The Troubles are over. So why is Northern Ireland still so unsettled? (+video)
Amid riots this summer by both loyalists and republicans, and with fears of more to come Saturday, some say the peace process itself has formalized seasonal violence.
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Saturday will see another contentious march, this time by pro-British unionists commemorating the 1912 signing of the Ulster Covenant that swore to oppose Irish Home Rule, eventually leading to the formation of the 100,000 strong Ulster Volunteers armed group. The Orange Order estimates the parade will involve 25,000 to 30,000 marchers. The Parades Commission this week ordered that no loyalist supporters accompany the parade as it passes St. Patrick's church, and that a planned nationalist protest at the church be limited to no more than 150 people.Skip to next paragraph
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'Almost street theater'
But many observers of the violence contend that it is not the result of spontaneous outrage, but rather is deliberate, almost formalized cultural chest-thumping.
Pauline Hadaway, who runs the Belfast Exposed photographic gallery in Donegall Street less than a mile from the rioting, says the September confrontation was easy to ignore and appeared staged.
"We work down the bottom of the street from this flashpoint and you'd not notice it. It's a real set-piece conflict, almost like a piece of street theater."
Ms. Hadaway, who is originally from England and holds political and social discussions in the gallery, says if similar outbursts of street fighting had occurred in parts of Britain, it would be treated as a simple, if extreme, matter of law and order – not as signs of cultural conflict. She says the now annual Belfast disturbances cannot be compared to the widespread rioting in England last year.
"Effectively you have to go out of your way to be offended. It's a drama without an audience and it's so predictable. It has none of the shock value of the London and Manchester riots last year," she says.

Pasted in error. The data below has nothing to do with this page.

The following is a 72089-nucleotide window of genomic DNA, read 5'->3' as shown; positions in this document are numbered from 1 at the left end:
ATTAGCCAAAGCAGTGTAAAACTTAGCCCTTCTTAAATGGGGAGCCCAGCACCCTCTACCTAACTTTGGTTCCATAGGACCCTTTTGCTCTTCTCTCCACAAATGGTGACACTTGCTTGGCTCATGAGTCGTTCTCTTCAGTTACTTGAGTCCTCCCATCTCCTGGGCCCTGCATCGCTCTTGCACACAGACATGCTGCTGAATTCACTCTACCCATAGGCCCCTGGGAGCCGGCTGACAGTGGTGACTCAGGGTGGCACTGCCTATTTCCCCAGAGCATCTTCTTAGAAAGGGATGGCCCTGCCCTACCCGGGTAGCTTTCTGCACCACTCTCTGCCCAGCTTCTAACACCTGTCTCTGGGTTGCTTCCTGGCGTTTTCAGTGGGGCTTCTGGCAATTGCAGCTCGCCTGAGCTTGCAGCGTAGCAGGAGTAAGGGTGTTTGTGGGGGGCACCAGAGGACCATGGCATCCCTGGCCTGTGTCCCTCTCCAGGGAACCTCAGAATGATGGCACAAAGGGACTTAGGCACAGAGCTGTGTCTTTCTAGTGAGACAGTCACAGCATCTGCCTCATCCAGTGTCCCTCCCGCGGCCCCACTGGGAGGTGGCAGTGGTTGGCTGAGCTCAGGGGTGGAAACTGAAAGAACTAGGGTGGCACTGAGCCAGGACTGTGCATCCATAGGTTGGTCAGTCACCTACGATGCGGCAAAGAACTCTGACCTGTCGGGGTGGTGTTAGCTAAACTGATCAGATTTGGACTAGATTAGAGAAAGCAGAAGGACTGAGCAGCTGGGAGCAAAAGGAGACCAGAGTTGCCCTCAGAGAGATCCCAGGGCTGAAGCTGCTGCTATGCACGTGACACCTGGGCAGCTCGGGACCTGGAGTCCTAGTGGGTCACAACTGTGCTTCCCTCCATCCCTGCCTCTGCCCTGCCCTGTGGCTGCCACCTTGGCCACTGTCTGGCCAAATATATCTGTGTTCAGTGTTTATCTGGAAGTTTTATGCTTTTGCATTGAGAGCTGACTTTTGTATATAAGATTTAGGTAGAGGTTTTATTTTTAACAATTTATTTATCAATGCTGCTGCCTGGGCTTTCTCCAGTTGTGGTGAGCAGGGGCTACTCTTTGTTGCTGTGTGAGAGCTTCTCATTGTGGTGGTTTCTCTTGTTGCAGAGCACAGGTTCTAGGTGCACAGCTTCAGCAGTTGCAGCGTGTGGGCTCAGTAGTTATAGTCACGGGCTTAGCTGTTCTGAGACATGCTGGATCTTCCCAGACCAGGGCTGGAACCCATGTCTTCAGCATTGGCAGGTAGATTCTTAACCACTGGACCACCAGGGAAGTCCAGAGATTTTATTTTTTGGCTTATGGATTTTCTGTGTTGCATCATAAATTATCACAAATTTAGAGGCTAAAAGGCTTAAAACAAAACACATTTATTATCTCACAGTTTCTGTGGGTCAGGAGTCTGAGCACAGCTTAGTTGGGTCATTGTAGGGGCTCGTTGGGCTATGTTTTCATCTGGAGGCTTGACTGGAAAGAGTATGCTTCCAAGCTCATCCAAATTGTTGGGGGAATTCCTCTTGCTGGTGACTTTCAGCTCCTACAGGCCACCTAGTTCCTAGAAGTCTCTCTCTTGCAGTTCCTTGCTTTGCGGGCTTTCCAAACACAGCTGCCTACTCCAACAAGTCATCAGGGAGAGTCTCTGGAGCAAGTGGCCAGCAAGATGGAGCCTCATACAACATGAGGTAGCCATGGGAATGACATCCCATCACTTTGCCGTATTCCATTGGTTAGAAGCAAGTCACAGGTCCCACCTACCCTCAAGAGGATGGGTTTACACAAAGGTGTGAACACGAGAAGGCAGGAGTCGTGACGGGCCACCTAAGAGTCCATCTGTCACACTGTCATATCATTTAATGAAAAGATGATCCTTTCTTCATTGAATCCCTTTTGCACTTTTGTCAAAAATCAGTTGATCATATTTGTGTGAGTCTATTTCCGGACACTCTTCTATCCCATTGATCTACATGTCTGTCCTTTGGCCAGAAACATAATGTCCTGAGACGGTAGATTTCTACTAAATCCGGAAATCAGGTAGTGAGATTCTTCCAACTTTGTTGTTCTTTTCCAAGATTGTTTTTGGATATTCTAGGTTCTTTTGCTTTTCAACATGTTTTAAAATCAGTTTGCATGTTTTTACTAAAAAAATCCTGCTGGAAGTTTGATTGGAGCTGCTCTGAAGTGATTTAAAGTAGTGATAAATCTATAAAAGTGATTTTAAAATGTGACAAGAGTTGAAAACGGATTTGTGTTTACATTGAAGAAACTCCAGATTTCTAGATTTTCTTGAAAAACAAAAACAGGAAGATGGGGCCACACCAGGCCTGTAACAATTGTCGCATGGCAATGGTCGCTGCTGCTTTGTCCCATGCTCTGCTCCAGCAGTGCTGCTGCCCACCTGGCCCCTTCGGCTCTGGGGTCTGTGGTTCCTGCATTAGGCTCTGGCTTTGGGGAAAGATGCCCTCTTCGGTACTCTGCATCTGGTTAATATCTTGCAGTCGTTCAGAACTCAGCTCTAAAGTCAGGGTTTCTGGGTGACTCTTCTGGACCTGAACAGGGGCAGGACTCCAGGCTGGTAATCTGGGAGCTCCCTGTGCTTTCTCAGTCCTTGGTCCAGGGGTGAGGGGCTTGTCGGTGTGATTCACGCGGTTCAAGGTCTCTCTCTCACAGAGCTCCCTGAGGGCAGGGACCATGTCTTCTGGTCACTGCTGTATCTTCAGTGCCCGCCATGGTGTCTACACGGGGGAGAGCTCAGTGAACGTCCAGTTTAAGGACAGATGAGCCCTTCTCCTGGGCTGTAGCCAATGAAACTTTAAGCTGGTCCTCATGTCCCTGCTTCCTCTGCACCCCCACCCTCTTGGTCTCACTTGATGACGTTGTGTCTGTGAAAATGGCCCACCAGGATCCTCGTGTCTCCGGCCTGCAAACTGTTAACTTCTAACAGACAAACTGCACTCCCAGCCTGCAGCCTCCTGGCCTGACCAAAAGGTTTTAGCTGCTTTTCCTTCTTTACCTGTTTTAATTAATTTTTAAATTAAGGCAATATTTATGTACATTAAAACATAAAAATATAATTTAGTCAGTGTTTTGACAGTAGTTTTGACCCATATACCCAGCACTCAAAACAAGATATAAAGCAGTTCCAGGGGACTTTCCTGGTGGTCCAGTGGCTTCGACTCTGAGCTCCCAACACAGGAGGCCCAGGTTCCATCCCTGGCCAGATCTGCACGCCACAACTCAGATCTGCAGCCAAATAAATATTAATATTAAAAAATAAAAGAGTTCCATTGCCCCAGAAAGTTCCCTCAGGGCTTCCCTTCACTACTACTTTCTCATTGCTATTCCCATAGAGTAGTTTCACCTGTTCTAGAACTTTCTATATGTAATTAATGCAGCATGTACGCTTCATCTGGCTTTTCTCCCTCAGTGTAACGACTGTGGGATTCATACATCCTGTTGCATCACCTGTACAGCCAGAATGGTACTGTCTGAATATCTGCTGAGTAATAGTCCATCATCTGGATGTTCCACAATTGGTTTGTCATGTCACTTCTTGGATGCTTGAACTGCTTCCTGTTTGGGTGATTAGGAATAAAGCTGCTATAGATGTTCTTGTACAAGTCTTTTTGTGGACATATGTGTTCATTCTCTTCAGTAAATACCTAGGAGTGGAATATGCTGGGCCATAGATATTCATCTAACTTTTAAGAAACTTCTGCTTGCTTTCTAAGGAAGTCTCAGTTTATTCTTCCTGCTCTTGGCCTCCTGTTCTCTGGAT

But North Belfast resident and writer Daniel Jewesbury argues that some will nonetheless make sure to be offended. "One thing the Orange Order said that is true is that there are some groups who are dedicated to taking offense, but on the the other hand there are some who are dedicated to giving it," he says.
He also questions the idea that the rioting genuinely represents widespread feeling on the ground – though he acknowledges that it is a popular conception among the rioters.
"There's still a sense that, despite everyone knowing it's staged, both sides expect community support" from their own cultural group, as the protesters feel they are acting for their respective communities, Mr. Jewesbury says. "This is the direct result of the peace process. It's the way this strange architecture of peace is constructed."
Malachi O'Doherty, one of Northern Ireland's best-known authors, fears a potential return to widespread violence, particularly if a republican is killed during a riot, something that could bolster support for dissident republicans opposed to power-sharing.
"The Troubles had gone on for far, far too long. I think even Sinn Féin and the IRA saw that. Are the ingredients there that could bring it back on the same scale as before? I very much doubt it. But are the ingredients there to lead to more killings, including of innocent people? I think so."
And Mr. O'Doherty echoes the sentiment that the rioting is orchestrated, rather than spontaneous. "The fact that the rioting switched off as soon as the talks started shows it's being managed by somebody. There are two solutions to that: find out who that person is and find out what their price is, or find out who that person is and put them in jail for a long time."
O'Doherty notes the escalation of tension, if not necessarily the violence itself, may have a tactical basis.
"The DUP certainly regards it as a culture war: conflict by other means. I don't know who first viewed it this way, but maybe it [explains] the fact that otherwise they [the DUP and Sinn Féin] are so close to each other," noting how the parties work together in government despite representing distinct electorates locked into a seemingly permanent face-off.